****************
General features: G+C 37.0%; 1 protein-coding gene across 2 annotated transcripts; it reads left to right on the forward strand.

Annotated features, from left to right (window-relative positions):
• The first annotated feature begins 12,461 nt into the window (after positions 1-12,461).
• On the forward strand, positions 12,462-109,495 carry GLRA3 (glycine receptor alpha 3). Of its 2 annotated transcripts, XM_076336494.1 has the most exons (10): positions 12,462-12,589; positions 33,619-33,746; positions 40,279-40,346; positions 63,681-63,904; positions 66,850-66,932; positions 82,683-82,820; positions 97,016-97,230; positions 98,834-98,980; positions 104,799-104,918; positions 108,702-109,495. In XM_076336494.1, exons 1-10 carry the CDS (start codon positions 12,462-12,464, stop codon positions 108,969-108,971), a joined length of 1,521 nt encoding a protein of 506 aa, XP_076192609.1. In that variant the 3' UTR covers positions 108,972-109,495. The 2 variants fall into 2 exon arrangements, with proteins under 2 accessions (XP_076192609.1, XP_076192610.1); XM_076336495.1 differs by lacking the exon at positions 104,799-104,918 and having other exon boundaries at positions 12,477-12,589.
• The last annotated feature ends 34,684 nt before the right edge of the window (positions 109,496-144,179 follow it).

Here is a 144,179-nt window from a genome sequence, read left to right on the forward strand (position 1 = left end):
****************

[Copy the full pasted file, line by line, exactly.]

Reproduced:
General features: G+C 37.0%; 1 protein-coding gene across 2 annotated transcripts; it reads left to right on the forward strand.

Annotated features, from left to right (window-relative positions):
• The first annotated feature begins 12,461 nt into the window (after positions 1-12,461).
• On the forward strand, positions 12,462-109,495 carry GLRA3 (glycine receptor alpha 3). Of its 2 annotated transcripts, XM_076336494.1 has the most exons (10): positions 12,462-12,589; positions 33,619-33,746; positions 40,279-40,346; positions 63,681-63,904; positions 66,850-66,932; positions 82,683-82,820; positions 97,016-97,230; positions 98,834-98,980; positions 104,799-104,918; positions 108,702-109,495. In XM_076336494.1, exons 1-10 carry the CDS (start codon positions 12,462-12,464, stop codon positions 108,969-108,971), a joined length of 1,521 nt encoding a protein of 506 aa, XP_076192609.1. In that variant the 3' UTR covers positions 108,972-109,495. The 2 variants fall into 2 exon arrangements, with proteins under 2 accessions (XP_076192609.1, XP_076192610.1); XM_076336495.1 differs by lacking the exon at positions 104,799-104,918 and having other exon boundaries at positions 12,477-12,589.
• The last annotated feature ends 34,684 nt before the right edge of the window (positions 109,496-144,179 follow it).

Here is a 144,179-nt window from a genome sequence, read left to right on the forward strand (position 1 = left end):